Saturday, March 27, 2010

A Walk in the Park - Lodhi "Bakery"

Linda at Sikander Lodhi's Tomb - Lodhi Gardens, New Delhi

While it sounded like a fun idea, last Sunday it was my idea to go for a walk in Lodhi Gardens..........and while it was nice.......the temperature was about a GAZILLION degrees......OK.......I am exaggerating maybe just a little!

But it is a very dry heat......

Lodhi Gardens - Flowers

Not that I was keeping up with the temperature.........but I heard from a friend of ours that last week in Delhi, the temperature reached 107 one day.

Tis the season.......Spring lasted about .....2 days...........and we went right into summer!

But I'm not complaining......just trying to share the experience with you....and for those of you who are not here in is what you should do.

Architectural Details....

Back in the US.....why don't you heat up the oven, MAYBE BAKE SOME COOKIES.....that's a great crank up the oven to "baking" temperature......your dial may have numbers and hash marks, 300 - 325 - 350, etc.....the ovens over here in India....have April, May, June, July.

Interesting Man

So if you are "BAKING COOKIES".....the oven setting is like halfway between April and May...

Now....once the oven is at the perfect temperature......and you are about to put your cookies in to the door, and put your face near the opening.....welcome to Delhi!

Linda and Me @ Sikander Lodhi's Tomb

But we weren't the only people out enjoying Lodhi Gardens.........there were many....the heat was bearable in the shade and inside the various tombs and buildings that are scattered throughout the park.....

Stone Carved Walls of a Mosque

And I am just teasing about the heat......but I am serious about "baking cookies"! Try it!

Enjoy the photographs!

Ceiling inside of the Dome

Thursday, March 25, 2010

Seven Cities - What's "NEW"?????

Playing for the Crowd

Definition: Not before seen or known, although existing before; lately manifested; recently discovered; as, a new metal; a new planet; new scenes.

While this is the "clinical" definition of the word.......the word "new" has meanings and connotations that are personal to each of us. For some of us.....just hearing the word gives a sense of "excitement" some it is an excuse to replace something "old" those pilgrims landing in an undiscovered land, they were able to use the word to give association to someplace they left behind....a la (New York, New Orleans, New Mexico, Nuevo Laredo.....and on and on).....but....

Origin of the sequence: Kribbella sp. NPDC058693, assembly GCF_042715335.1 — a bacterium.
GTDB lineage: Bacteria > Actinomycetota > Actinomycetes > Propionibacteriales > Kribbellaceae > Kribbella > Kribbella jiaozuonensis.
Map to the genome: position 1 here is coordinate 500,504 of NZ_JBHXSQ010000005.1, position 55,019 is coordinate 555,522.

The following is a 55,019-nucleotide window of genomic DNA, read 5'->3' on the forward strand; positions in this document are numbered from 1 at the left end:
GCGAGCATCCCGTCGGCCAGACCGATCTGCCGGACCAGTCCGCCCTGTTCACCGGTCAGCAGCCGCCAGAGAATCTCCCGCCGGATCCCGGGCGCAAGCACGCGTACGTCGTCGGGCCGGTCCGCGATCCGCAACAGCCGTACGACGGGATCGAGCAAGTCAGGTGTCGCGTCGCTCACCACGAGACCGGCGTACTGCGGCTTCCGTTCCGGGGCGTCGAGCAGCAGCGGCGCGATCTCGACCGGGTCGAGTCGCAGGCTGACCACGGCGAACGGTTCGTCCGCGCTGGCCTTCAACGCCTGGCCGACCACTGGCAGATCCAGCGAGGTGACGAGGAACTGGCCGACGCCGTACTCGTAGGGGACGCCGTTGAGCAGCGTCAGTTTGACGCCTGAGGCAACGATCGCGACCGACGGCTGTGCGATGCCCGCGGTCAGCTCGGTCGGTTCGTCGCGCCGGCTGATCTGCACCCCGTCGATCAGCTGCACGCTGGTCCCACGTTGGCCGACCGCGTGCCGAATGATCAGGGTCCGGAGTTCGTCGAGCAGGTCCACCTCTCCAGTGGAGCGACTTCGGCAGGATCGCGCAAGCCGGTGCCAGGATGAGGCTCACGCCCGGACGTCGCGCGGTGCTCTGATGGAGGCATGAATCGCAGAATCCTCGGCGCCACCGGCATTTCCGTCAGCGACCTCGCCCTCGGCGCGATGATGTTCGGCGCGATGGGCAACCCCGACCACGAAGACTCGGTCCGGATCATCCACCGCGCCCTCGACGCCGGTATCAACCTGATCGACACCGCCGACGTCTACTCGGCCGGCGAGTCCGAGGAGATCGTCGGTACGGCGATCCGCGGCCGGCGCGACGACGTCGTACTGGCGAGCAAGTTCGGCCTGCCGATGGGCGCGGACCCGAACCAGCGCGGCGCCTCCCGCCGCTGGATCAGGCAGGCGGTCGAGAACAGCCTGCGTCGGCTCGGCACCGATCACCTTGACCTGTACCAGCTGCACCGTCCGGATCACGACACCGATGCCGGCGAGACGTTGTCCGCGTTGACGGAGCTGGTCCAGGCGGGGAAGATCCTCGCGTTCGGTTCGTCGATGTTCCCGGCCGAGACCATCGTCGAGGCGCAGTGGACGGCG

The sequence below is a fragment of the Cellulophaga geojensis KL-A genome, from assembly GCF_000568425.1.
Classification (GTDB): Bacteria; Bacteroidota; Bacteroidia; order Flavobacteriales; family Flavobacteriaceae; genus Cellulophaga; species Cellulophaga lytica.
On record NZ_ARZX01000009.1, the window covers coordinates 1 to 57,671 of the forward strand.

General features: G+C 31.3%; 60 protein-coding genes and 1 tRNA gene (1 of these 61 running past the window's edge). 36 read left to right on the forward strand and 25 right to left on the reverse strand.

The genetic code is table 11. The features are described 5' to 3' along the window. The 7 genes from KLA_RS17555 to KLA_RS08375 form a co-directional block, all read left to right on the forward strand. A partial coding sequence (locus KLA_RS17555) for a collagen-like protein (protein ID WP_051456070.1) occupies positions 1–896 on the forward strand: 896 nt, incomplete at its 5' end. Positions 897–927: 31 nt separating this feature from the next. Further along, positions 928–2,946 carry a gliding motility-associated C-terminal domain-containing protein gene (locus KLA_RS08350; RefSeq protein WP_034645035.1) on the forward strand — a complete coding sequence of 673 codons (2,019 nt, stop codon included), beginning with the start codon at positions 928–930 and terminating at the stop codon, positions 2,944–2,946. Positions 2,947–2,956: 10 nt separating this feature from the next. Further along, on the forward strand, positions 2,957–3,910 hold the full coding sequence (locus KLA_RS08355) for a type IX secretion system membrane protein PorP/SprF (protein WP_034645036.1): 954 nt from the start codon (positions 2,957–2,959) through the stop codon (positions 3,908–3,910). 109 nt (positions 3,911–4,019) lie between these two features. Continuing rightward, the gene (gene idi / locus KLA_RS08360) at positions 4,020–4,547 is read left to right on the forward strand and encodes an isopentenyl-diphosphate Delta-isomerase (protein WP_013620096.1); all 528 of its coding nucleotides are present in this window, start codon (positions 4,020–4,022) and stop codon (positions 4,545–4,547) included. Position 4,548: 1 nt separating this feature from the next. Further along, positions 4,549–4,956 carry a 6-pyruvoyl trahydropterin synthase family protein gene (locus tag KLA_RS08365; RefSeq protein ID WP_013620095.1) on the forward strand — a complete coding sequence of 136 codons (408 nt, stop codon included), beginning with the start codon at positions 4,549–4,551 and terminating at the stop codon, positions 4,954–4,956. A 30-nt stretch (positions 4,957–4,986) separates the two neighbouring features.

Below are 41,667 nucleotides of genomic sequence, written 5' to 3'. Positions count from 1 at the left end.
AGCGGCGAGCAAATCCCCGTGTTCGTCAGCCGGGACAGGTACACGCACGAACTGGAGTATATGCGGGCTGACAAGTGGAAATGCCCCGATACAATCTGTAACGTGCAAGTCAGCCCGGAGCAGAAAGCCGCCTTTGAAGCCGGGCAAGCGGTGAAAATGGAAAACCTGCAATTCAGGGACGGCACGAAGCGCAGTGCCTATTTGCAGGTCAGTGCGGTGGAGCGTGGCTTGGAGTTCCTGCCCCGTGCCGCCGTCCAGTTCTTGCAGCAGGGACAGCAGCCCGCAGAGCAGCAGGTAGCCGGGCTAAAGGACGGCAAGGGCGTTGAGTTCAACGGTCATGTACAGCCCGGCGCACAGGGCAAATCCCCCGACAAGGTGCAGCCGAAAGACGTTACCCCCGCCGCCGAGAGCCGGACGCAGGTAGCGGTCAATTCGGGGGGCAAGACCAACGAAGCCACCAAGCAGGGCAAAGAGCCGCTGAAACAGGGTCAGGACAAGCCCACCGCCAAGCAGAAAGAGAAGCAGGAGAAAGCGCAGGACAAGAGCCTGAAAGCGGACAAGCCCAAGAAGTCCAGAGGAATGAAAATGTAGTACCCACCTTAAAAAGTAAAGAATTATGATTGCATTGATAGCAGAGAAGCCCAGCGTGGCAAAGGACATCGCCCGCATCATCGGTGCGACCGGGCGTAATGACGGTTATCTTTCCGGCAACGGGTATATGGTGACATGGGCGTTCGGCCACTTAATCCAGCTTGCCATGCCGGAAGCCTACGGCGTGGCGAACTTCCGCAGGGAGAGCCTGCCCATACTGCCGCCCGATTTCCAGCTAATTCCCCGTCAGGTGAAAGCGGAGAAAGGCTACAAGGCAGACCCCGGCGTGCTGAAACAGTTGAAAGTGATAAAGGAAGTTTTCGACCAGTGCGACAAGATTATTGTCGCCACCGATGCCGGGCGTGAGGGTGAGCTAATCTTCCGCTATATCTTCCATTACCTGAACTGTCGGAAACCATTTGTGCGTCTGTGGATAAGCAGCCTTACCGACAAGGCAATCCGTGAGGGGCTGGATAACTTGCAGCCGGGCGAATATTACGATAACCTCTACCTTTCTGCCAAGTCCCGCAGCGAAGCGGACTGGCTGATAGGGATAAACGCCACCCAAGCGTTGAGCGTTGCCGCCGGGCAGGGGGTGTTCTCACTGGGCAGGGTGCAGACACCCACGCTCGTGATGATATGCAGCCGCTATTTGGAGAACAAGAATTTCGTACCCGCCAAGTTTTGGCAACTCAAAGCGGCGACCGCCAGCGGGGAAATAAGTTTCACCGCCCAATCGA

I also remember "NEW COKE".....which got old very fast!

However, when you combine "New" + "Delhi".....there some was only fitting that after seven different cities were built that someone finally had to give it a name more fitting of the times......

The beauty of NEW that everything that makes it so unique and exciting rests in the history that reminds you of the yesteryears.......well.....the yester....yester.....yester....yester...yester...yester YEARS......YEP...that many!

Just the other day, I had my second visit to Purana Quila, this time as a guest of Linda's - Seven Cities Tour Group.....if you remember from my earlier blog entry on Purana Quila......there were inhabitants on the very site we visited dating back to 2400 years before Christ.

Prayer Rugs in Mosque

Now back to Seven Cities, and the unique group that tours the Seven distinct cities that had risen and fell in and around what is now known as the NCR (National Capital Region) that's a name that you would hope never "sticks"......

There are approximately 28 participants that make up a group.......and then they are broken into "sub-groups" and assigned a city to research, study and then make a presentation to the other members of the group......when I first heard about the offering of such a tour, I wanted to attend, but my schedule never would allow such a Preston and I decided we would embark on our own Seven Cities exploration.....

For newcomers to the area........I highly recommend joining the Seven Cities Group, either in the Spring or is a great way to meet new people and learn about the exciting city you are living in.....NEW DELHI.....and it's predecessors will certainly open your eyes to the rich and exciting history that surrounds you!